And it sounds as good as it feels. After I strummed a few chords and played some natural harmonics, it became obvious that the instrument has an intriguing sound: balanced as promised but somehow both darker and more brilliant than expected— perhaps on account of the walnut back and sides. The overall tone is richly detailed and the instrument is very responsive to picking-and-fretting-hand nuances, so I tried fingerpicking some cluster chords in the style of jazz pianist Bill Evans. In this context, the Voice was truly a lap piano with a bell-like sound and a satisfying sustain.
Alternating-bass fingerpicking patterns also really came alive, especially on chords with open and fretted notes. These patterns sounded excellent not just in standard tuning but also in double dropped D, D A D G A D, and open G—a definite plus for a guitar designed to excel in fingerpicked idioms.
The Voice also responded well to strummed approaches ranging from traditional boom-chuck to a Pete Townshend–like frenzy and even Gypsy jazz–style comping. The guitar has an impressive amount of headroom and a bold presence in these settings. Similarly, single-note lines in an assortment of styles sounded thick and authoritative.
Natural Amplified Voice
While the Voice is an excellent-sounding guitar when played unamplified, the real draw of this instrument for some players will be its electronic element, the L.R. Baggs Anthem Tru-Voice. The Anthem Tru-Voice is a lightweight, noise-canceling microphone mounted to the guitar's bridge plate, working in tandem with an undersaddle Element pickup and a crossover to distribute high and low frequencies—an arrangement intended to capture the guitar’s sound with greater fidelity than a traditional under- saddle unit alone. This straightforward system is powered by a nine-volt battery, and its only control is a volume thumb wheel that is tucked discreetly in the soundhole on the bass side.
I used a Fender Acoustasonic amplifier to assess the guitar’s amplified voice. Thanks to the Anthem Tru-Voice, the Voice The overall tone is richly detailed and the instrument is very responsive. sounded uncannily similar to its unplugged self—without extensive tweaking of the amp’s EQ section. The bass was warm and rich, the mids muscular, and the treble smooth and clear. Both fingerpicked and strummed, the guitar was robust and free of feedback and other unwanted effects, even with the volume turned up high.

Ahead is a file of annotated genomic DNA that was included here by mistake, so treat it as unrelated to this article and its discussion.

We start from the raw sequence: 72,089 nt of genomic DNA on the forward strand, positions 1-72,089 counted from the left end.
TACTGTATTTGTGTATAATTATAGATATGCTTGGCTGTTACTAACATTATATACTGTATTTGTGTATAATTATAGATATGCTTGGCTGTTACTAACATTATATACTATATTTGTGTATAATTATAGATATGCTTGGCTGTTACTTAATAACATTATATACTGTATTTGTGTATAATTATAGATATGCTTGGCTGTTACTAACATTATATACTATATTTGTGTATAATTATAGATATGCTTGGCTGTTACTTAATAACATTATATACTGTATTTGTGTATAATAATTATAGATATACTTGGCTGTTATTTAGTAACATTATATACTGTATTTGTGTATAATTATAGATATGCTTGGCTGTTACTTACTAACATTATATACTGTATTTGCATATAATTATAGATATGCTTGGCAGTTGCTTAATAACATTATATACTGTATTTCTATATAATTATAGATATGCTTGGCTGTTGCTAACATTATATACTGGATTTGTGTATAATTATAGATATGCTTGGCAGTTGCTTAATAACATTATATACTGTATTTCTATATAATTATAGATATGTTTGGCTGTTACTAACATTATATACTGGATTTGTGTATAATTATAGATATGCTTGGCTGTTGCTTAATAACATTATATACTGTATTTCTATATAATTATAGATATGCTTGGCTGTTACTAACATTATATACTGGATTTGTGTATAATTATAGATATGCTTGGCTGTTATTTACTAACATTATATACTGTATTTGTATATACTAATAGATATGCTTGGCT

Being more accustomed to playing guitars with standard undersaddle pickups than internal mics, it came as a bit of a surprise that the Anthem Tru-Voice was particularly sensitive to such transient noises as string squeaks and a shirt sleeve brushing the soundboard—an attribute that will be desirable to some players, because it adds a bit of life to the sound, and seen as intrusive by other players. These extraneous sounds would be minimized, however, in an ensemble setting.
Any thoughtful modern guitarist looking for a fine, high-performance flattop with an incredibly accurate pickup and top-shelf electronics system will definitely want to check out this compelling collaboration between Breedlove and L.R. Baggs.
SPECS: Auditorium-size body with cutaway. Solid Sitka spruce top. Solid walnut back and sides. Scalloped X-bracing with JLD bridge truss system. Honduras mahogany neck. Ebony fingerboard and bridge. 25.5-inch scale length. 1 3/4-inch nut width. 2 5/16-inch string spacing at the saddle. TUSQ nut and saddle. Semi-gloss finished back, sides, and neck; gloss finish top. Gotoh 381 tuners. L.R. Baggs Anthem Tru-Voice electronics. D’Addario EXP16 strings (.012—.053). Made in the USA.
PRICE: $3,999 list/$2,999 street.
MAKER: Breedlove Guitars: (877) 800-4848; breedlovemusic.com.
Excerpted from Acoustic Guitar November 2012